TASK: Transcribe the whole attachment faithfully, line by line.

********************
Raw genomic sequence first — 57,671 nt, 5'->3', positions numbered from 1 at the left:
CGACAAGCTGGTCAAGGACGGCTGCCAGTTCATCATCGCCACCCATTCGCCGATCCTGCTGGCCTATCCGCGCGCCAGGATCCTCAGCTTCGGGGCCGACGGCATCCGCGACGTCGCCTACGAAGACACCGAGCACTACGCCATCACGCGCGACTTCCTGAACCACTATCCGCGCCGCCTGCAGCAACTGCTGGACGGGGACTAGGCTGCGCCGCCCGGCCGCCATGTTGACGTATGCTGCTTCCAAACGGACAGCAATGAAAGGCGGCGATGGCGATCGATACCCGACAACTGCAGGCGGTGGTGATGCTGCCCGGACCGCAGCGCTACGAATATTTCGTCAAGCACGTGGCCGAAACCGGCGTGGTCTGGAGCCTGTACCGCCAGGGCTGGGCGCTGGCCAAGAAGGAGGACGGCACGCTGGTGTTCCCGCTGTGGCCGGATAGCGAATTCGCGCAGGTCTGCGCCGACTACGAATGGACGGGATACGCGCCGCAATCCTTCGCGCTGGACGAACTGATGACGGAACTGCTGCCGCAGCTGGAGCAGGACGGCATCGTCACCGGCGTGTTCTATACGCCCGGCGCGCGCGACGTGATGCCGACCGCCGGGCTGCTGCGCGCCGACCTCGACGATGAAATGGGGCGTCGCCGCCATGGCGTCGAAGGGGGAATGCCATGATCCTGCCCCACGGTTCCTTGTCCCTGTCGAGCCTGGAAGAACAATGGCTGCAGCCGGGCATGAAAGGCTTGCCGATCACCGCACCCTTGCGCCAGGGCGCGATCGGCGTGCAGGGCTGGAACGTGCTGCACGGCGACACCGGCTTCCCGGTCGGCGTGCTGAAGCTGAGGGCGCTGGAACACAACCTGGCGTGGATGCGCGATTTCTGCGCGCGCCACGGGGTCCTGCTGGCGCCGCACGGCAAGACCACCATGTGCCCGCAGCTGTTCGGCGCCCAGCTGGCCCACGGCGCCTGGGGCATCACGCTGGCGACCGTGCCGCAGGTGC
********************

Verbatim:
Raw genomic sequence first — 57,671 nt, 5'->3', positions numbered from 1 at the left:
CGACAAGCTGGTCAAGGACGGCTGCCAGTTCATCATCGCCACCCATTCGCCGATCCTGCTGGCCTATCCGCGCGCCAGGATCCTCAGCTTCGGGGCCGACGGCATCCGCGACGTCGCCTACGAAGACACCGAGCACTACGCCATCACGCGCGACTTCCTGAACCACTATCCGCGCCGCCTGCAGCAACTGCTGGACGGGGACTAGGCTGCGCCGCCCGGCCGCCATGTTGACGTATGCTGCTTCCAAACGGACAGCAATGAAAGGCGGCGATGGCGATCGATACCCGACAACTGCAGGCGGTGGTGATGCTGCCCGGACCGCAGCGCTACGAATATTTCGTCAAGCACGTGGCCGAAACCGGCGTGGTCTGGAGCCTGTACCGCCAGGGCTGGGCGCTGGCCAAGAAGGAGGACGGCACGCTGGTGTTCCCGCTGTGGCCGGATAGCGAATTCGCGCAGGTCTGCGCCGACTACGAATGGACGGGATACGCGCCGCAATCCTTCGCGCTGGACGAACTGATGACGGAACTGCTGCCGCAGCTGGAGCAGGACGGCATCGTCACCGGCGTGTTCTATACGCCCGGCGCGCGCGACGTGATGCCGACCGCCGGGCTGCTGCGCGCCGACCTCGACGATGAAATGGGGCGTCGCCGCCATGGCGTCGAAGGGGGAATGCCATGATCCTGCCCCACGGTTCCTTGTCCCTGTCGAGCCTGGAAGAACAATGGCTGCAGCCGGGCATGAAAGGCTTGCCGATCACCGCACCCTTGCGCCAGGGCGCGATCGGCGTGCAGGGCTGGAACGTGCTGCACGGCGACACCGGCTTCCCGGTCGGCGTGCTGAAGCTGAGGGCGCTGGAACACAACCTGGCGTGGATGCGCGATTTCTGCGCGCGCCACGGGGTCCTGCTGGCGCCGCACGGCAAGACCACCATGTGCCCGCAGCTGTTCGGCGCCCAGCTGGCCCACGGCGCCTGGGGCATCACGCTGGCGACCGTGCCGCAGGTGC